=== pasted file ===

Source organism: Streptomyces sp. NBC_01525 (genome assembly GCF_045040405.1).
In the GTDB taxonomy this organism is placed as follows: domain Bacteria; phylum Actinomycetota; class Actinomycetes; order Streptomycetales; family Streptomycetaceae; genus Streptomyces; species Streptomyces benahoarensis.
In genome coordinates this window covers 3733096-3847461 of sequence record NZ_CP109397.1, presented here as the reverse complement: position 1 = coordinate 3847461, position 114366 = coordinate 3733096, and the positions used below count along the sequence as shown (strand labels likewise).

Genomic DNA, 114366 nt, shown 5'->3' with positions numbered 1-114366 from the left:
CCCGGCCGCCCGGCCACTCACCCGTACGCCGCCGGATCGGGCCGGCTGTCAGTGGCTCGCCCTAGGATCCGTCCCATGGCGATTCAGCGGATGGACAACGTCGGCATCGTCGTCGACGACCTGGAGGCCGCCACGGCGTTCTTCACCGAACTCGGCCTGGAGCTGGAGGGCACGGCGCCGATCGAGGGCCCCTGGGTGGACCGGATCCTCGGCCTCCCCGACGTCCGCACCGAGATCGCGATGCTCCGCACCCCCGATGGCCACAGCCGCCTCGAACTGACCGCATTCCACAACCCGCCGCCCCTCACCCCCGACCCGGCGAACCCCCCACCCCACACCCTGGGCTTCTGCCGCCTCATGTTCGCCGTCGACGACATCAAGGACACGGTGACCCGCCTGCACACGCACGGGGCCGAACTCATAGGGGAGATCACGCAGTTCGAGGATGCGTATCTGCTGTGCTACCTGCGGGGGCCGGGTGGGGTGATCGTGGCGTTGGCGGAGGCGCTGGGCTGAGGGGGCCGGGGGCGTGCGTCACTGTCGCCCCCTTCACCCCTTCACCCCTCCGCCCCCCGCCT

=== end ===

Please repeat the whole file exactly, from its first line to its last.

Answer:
Source organism: Streptomyces sp. NBC_01525 (genome assembly GCF_045040405.1).
In the GTDB taxonomy this organism is placed as follows: domain Bacteria; phylum Actinomycetota; class Actinomycetes; order Streptomycetales; family Streptomycetaceae; genus Streptomyces; species Streptomyces benahoarensis.
In genome coordinates this window covers 3733096-3847461 of sequence record NZ_CP109397.1, presented here as the reverse complement: position 1 = coordinate 3847461, position 114366 = coordinate 3733096, and the positions used below count along the sequence as shown (strand labels likewise).

Genomic DNA, 114366 nt, shown 5'->3' with positions numbered 1-114366 from the left:
CCCGGCCGCCCGGCCACTCACCCGTACGCCGCCGGATCGGGCCGGCTGTCAGTGGCTCGCCCTAGGATCCGTCCCATGGCGATTCAGCGGATGGACAACGTCGGCATCGTCGTCGACGACCTGGAGGCCGCCACGGCGTTCTTCACCGAACTCGGCCTGGAGCTGGAGGGCACGGCGCCGATCGAGGGCCCCTGGGTGGACCGGATCCTCGGCCTCCCCGACGTCCGCACCGAGATCGCGATGCTCCGCACCCCCGATGGCCACAGCCGCCTCGAACTGACCGCATTCCACAACCCGCCGCCCCTCACCCCCGACCCGGCGAACCCCCCACCCCACACCCTGGGCTTCTGCCGCCTCATGTTCGCCGTCGACGACATCAAGGACACGGTGACCCGCCTGCACACGCACGGGGCCGAACTCATAGGGGAGATCACGCAGTTCGAGGATGCGTATCTGCTGTGCTACCTGCGGGGGCCGGGTGGGGTGATCGTGGCGTTGGCGGAGGCGCTGGGCTGAGGGGGCCGGGGGCGTGCGTCACTGTCGCCCCCTTCACCCCTTCACCCCTCCGCCCCCCGCCT